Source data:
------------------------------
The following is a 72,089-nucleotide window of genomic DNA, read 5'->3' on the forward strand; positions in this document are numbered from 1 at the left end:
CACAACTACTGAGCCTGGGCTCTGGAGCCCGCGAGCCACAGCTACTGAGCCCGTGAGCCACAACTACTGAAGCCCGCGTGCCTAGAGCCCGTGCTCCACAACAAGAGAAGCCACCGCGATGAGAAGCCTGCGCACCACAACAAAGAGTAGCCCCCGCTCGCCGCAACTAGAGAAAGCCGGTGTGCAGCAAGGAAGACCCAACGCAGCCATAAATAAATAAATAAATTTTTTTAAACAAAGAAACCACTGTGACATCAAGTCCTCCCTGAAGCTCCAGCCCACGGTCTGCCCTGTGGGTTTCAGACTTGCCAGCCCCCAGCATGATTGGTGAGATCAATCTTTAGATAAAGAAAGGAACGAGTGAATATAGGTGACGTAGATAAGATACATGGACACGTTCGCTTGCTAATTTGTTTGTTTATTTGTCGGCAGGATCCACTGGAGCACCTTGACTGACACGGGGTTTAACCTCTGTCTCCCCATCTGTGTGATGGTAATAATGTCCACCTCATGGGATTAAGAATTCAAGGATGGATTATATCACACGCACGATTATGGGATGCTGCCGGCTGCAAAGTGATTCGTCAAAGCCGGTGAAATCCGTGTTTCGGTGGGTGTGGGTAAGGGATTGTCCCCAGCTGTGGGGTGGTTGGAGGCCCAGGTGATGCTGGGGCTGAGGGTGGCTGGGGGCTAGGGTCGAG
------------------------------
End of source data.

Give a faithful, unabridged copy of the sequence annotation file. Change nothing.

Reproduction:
The following is a 72,089-nucleotide window of genomic DNA, read 5'->3' on the forward strand; positions in this document are numbered from 1 at the left end:
CACAACTACTGAGCCTGGGCTCTGGAGCCCGCGAGCCACAGCTACTGAGCCCGTGAGCCACAACTACTGAAGCCCGCGTGCCTAGAGCCCGTGCTCCACAACAAGAGAAGCCACCGCGATGAGAAGCCTGCGCACCACAACAAAGAGTAGCCCCCGCTCGCCGCAACTAGAGAAAGCCGGTGTGCAGCAAGGAAGACCCAACGCAGCCATAAATAAATAAATAAATTTTTTTAAACAAAGAAACCACTGTGACATCAAGTCCTCCCTGAAGCTCCAGCCCACGGTCTGCCCTGTGGGTTTCAGACTTGCCAGCCCCCAGCATGATTGGTGAGATCAATCTTTAGATAAAGAAAGGAACGAGTGAATATAGGTGACGTAGATAAGATACATGGACACGTTCGCTTGCTAATTTGTTTGTTTATTTGTCGGCAGGATCCACTGGAGCACCTTGACTGACACGGGGTTTAACCTCTGTCTCCCCATCTGTGTGATGGTAATAATGTCCACCTCATGGGATTAAGAATTCAAGGATGGATTATATCACACGCACGATTATGGGATGCTGCCGGCTGCAAAGTGATTCGTCAAAGCCGGTGAAATCCGTGTTTCGGTGGGTGTGGGTAAGGGATTGTCCCCAGCTGTGGGGTGGTTGGAGGCCCAGGTGATGCTGGGGCTGAGGGTGGCTGGGGGCTAGGGTCGAG